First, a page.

As energy bills surge, ESB’s legacy requires a fresh focus on its customers
It won’t be terribly reassuring for householders to hear the ESB chief executive say he was conscious this is a tough time for customers and that it is difficult to be talking about profits at a time when electricity prices remain high.
That’s an understatement. It is galling for the public to see their own bills rising catastrophically high, putting a massive strain on family finances, while the State-owned energy company is raking in huge profits.
As the biggest player, the ESB has a massive influence over the market and the prices being charged by suppliers. Smaller players can attempt to shift customers by reducing their prices, but their small share of the market means they won’t have a significant impact.
Where the ESB goes, the rest have to follow. The ESB can point to the success of its ventures abroad and various commercial operations outside of Ireland. What the consumer here needs it to do is lead the line at home, be the core provider of energy at an affordable rate for the plain people of Ireland.
The ESB is all in favour of playing the sentiment card by saying it is proud of its legacy.
“In 1927, ESB took a first bold step creating a brighter future for all. Now we’re leading the way to a clean-energy future, powered by electricity,” the semi-state company’s ads say.
The late 1920s date is a reference to the construction of the dam and power plant at Ardnacrusha in Co Clare, otherwise known as the Shannon hydroelectric scheme, which gave birth to the Electricity Supply Board.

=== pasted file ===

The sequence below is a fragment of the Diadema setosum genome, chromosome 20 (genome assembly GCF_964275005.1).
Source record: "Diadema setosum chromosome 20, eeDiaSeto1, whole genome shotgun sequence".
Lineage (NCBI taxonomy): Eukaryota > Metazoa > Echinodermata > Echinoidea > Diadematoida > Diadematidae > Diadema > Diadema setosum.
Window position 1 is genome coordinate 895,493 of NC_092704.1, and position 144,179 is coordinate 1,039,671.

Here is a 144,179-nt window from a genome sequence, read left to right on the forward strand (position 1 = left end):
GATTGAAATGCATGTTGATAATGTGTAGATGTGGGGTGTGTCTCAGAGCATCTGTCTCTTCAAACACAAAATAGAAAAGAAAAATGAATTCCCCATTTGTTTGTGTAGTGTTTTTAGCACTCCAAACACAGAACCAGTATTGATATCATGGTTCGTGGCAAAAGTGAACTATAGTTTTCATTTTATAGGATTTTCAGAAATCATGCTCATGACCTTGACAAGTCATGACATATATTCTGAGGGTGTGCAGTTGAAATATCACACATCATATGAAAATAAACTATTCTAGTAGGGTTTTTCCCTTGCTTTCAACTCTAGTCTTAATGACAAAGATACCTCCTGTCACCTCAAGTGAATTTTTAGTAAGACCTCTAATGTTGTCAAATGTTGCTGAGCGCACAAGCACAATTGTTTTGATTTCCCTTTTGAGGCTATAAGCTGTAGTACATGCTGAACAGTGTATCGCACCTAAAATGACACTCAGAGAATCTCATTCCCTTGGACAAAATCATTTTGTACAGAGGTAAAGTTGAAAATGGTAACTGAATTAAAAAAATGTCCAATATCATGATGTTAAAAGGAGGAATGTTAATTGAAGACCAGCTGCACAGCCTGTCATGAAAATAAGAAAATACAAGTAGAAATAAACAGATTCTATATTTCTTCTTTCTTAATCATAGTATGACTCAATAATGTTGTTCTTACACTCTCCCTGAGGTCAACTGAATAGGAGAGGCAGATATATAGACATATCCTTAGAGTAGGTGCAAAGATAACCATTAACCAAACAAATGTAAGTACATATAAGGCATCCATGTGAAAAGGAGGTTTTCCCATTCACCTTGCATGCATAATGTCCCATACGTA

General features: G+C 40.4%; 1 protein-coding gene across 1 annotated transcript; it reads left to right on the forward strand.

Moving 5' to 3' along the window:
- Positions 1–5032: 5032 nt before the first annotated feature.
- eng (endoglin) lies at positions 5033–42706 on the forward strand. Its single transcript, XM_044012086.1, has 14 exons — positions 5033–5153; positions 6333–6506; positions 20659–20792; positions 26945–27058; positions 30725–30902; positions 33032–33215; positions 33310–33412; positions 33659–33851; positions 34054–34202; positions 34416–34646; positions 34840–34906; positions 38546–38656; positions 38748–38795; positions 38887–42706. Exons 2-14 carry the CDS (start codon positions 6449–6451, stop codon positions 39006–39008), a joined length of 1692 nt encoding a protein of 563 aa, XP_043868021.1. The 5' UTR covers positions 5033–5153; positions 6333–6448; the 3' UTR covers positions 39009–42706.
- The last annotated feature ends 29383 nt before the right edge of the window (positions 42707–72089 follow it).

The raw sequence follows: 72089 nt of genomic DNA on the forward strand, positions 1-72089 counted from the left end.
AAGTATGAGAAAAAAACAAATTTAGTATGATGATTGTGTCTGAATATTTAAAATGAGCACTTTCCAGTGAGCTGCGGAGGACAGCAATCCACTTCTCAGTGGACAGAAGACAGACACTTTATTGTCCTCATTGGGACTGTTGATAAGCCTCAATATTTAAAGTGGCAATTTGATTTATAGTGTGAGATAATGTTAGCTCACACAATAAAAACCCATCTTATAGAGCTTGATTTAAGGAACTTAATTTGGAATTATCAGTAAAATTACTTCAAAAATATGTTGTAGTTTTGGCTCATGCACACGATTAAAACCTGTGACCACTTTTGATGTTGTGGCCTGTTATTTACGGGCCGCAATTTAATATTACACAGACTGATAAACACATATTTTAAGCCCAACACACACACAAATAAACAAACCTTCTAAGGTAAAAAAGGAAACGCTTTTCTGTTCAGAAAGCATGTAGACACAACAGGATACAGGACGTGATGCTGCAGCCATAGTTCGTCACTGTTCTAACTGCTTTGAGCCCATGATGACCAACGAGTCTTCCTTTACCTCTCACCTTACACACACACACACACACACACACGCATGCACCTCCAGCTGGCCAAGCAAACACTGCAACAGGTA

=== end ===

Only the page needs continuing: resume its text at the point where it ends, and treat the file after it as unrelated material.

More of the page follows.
The engineering feat by a team of Irish and German engineers was ground-breaking, historic and transformational.
In the early days of the Irish State, a massive 25pc of the GDP of the nation was put into this project to modernise the country. Looking back on the last century since independence, Ardnacrusha is one of the key moments.
If the ESB is truly conscious of its heritage, then it needs to get back to basics of generating power, ensuring it is reliable and making it affordable.
The ESB will argue that, under competition rules, the parent company is not allowed to use the profitability in other parts of the business to reduce prices for electricity bills. The company claims the enormous profits are coming from other elements of the business and that it has already passed on a discount to its customers.
The dividend now being handed over to the Government is something of a Trojan horse because it will be used by opponents to point out how much profits are being generated by energy firms at the same time as bills are rising. The Coalition needs to explain fast that these funds are being pumped back into the energy subsidy.
The ESB though can also expect a greater level of scrutiny and significant pushback if it attempts to push any more price hikes on its customers or even fail to reduce the existing over-the-top high rates. As it approaches its own centenary, the ESB’s image is not being viewed favourably.